Even when the “whale waiting” seems slow, there is exciting surface activity to watch. Nearby and in the distance, we see whales breaching. A rowdy group, their dorsal fins bloodied from fighting to become the alpha male, pass near a tender, chasing a female and calf away from us. Several times Conlin drops hydrophones into the water so we can hear the range of the whales song.
One morning, the group on the ships other tender has a dozen whale encounters–plus one “soft-in-water” experience with a school of a half dozen offshore spotted dolphins and their 2-foot newborns. “It went,” says one of the group later, “beyond the script.”
In our tender, we are satisfied with four immature “rowdies” (a group which, for some unknown reason, sometimes includes females) that give us a close-up view of their bloody dorsal fins as they swim under our boat.
Then we find a 45-foot mom and her 15-foot calf being followed by an escort, a young male hoping to court her. “Sealing” into the water, we watch as they circle us no more than 5 to 10 feet away, rising to the surface, in one of our best encounters. Two more fly-bys, and it is time to break for lunch.
Another day, we are on the lucky tender. We have been following a mother and a calf for a while when she turns radically twice–a signal that she isn interested in us. Sussman, who is piloting this tender, steers away. But then we find another female with a baby.
The first of our in-water encounters is probably the most exciting, as the calf plays and nuzzles with its mother at a depth of about 30 feet. We float and watch for about 15 minutes, but the third time the baby surfaces for air, he breaches nearby, missing us by only a few feet. Then mom tail-breaches, slapping the water to tell us “enough.” We have worn out our welcome, and we get out of the water.
After the whales “settle,” we again enter the water, and this time we see the baby nursing. Sussman calls Conlin to bring over the other tender, and we leave the water so their snorkelers can share this spectacular experience. Later, when it is our turn to enter the water again, the baby is upright as if standing on its tail. Altogether, we spend about three hours with this mom and her calf.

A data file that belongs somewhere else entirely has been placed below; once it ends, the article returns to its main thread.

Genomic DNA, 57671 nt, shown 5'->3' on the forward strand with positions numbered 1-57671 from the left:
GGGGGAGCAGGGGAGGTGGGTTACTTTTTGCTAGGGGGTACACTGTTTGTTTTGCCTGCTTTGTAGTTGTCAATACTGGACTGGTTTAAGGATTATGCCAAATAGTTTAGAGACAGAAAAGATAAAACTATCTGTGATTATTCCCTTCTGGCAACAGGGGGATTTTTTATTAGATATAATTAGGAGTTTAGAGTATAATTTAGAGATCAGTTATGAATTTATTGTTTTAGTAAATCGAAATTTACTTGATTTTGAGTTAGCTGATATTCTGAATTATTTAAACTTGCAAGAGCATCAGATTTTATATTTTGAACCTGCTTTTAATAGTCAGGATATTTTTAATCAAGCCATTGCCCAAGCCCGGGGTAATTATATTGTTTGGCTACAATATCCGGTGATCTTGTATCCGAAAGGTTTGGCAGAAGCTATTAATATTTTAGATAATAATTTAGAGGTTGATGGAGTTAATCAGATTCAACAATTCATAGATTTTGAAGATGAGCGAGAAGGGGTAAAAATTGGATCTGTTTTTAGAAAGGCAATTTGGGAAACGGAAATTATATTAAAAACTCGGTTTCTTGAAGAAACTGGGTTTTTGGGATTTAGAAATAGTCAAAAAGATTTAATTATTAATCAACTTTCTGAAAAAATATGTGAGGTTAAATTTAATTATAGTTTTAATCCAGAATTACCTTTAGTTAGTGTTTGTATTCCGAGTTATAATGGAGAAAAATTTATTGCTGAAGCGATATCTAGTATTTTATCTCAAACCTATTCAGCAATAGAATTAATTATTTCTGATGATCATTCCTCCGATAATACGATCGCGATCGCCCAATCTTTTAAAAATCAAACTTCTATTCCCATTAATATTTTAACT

Every day there are new experiences. One day we find another female and calf settled in deeper water. At a hundred feet below us, our best view initially is of the white pectoral fins and the calf coming to the surface to breathe. She nuzzles her mom, frolics before surfacing, then flaps her pectoral fins before rejoining her mother. Every third or fourth time, the mother surfaces with the calf and moves off. Throughout the morning both tenders take turns observing this routine until mom tires of us and leaves.
That same afternoon we find a mom and calf with two escorts. The calf, we determine by observing its hemispherical lobe, is a female. But we are unable to determine the sex of the escorts, though we assume one or both are males.
As on any dive trip, there are days when you see lots of stuff, and days when you don . The same is true when snorkeling with Silver Bank humpbacks, and on our last day, we have only about half a dozen quick “fly-bys” in the morning and even fewer in the afternoon.
As Conlin had told us, this “is not Sea World or Shamu.” But despite cloudy skies and poor visibility, the waters had been calm, and we have had a good week of encounters.
Only about 20,000 people in the entire world, we had been told, have ever been in the water with humpback whales. And now we are among them too.